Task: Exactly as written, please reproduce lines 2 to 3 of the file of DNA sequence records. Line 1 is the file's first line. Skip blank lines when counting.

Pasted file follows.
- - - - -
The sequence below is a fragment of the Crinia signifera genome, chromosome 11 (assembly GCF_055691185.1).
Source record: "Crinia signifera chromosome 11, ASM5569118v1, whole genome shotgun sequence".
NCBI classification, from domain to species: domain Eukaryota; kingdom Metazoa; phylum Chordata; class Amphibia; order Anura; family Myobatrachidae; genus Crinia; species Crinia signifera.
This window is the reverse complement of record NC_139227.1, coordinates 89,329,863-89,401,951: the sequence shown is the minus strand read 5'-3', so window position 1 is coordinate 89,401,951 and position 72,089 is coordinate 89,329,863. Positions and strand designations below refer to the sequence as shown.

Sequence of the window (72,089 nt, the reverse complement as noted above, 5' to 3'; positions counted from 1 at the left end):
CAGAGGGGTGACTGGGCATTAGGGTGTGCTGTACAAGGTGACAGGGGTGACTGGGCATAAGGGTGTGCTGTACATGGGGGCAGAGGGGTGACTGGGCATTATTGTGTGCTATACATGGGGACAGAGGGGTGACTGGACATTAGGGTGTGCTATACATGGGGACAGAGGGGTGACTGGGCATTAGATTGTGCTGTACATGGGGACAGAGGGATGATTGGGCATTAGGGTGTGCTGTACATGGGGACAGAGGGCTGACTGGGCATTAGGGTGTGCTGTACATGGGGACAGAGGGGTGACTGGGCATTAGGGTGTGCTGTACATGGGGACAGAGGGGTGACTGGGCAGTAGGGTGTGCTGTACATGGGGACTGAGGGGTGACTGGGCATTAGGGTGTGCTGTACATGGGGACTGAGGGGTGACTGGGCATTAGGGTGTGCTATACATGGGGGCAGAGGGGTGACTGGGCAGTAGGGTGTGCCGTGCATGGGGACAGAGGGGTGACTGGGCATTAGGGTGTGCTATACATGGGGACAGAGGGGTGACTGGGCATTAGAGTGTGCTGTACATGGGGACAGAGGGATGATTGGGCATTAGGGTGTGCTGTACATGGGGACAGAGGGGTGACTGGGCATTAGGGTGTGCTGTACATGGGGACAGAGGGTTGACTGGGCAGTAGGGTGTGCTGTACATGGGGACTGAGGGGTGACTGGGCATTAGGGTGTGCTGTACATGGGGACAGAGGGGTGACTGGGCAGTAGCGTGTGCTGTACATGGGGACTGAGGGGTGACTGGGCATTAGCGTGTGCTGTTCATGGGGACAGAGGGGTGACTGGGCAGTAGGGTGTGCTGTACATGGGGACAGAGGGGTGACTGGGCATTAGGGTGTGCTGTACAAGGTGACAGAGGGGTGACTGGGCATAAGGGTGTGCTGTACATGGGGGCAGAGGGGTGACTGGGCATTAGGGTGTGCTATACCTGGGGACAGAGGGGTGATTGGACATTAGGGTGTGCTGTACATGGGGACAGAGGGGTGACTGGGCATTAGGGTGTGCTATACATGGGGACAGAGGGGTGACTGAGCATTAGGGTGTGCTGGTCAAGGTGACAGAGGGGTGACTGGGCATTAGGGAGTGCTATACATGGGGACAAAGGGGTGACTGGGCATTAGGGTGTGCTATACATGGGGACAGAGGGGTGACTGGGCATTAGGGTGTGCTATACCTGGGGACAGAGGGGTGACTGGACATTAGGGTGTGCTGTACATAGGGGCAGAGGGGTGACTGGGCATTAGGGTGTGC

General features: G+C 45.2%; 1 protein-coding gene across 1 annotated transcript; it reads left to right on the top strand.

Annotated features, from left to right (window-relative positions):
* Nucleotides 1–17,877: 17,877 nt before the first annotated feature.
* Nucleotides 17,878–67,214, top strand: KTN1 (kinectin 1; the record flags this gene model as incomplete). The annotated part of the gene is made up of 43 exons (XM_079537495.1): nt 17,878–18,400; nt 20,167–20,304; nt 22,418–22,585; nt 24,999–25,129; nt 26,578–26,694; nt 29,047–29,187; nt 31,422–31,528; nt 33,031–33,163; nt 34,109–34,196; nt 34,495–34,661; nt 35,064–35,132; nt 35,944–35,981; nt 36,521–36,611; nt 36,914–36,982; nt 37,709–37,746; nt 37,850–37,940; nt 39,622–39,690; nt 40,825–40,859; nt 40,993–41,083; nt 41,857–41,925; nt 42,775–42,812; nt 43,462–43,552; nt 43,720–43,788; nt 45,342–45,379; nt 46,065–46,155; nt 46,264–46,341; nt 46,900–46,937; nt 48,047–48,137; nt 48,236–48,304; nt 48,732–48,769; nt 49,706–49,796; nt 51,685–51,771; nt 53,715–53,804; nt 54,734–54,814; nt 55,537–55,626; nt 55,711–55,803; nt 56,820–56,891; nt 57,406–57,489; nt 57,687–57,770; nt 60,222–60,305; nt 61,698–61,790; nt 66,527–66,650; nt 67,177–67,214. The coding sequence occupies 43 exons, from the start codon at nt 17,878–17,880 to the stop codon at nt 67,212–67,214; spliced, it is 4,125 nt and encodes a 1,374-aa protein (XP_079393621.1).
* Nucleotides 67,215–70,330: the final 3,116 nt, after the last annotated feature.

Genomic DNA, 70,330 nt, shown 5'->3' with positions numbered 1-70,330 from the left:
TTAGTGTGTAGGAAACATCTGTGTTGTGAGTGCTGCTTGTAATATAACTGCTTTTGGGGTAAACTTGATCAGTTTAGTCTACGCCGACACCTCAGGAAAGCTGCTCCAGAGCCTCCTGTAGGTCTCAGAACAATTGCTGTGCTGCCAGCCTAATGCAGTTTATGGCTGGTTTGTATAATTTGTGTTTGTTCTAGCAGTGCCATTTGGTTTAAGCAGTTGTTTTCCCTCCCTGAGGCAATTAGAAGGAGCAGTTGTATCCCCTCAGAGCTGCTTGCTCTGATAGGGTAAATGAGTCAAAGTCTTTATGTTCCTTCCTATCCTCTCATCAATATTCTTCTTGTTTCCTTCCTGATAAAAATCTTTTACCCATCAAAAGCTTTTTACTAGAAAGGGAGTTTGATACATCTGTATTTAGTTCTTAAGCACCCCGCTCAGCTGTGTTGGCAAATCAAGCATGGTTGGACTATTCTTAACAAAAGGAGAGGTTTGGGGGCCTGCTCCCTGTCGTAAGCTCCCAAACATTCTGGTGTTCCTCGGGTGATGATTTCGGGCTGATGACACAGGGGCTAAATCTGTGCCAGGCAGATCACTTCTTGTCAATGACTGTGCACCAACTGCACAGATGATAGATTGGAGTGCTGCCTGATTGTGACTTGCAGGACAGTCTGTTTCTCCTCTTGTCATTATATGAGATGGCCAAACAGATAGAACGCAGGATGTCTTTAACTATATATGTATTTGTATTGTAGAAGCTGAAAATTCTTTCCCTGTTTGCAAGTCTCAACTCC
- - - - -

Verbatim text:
Source record: "Crinia signifera chromosome 11, ASM5569118v1, whole genome shotgun sequence".
NCBI classification, from domain to species: domain Eukaryota; kingdom Metazoa; phylum Chordata; class Amphibia; order Anura; family Myobatrachidae; genus Crinia; species Crinia signifera.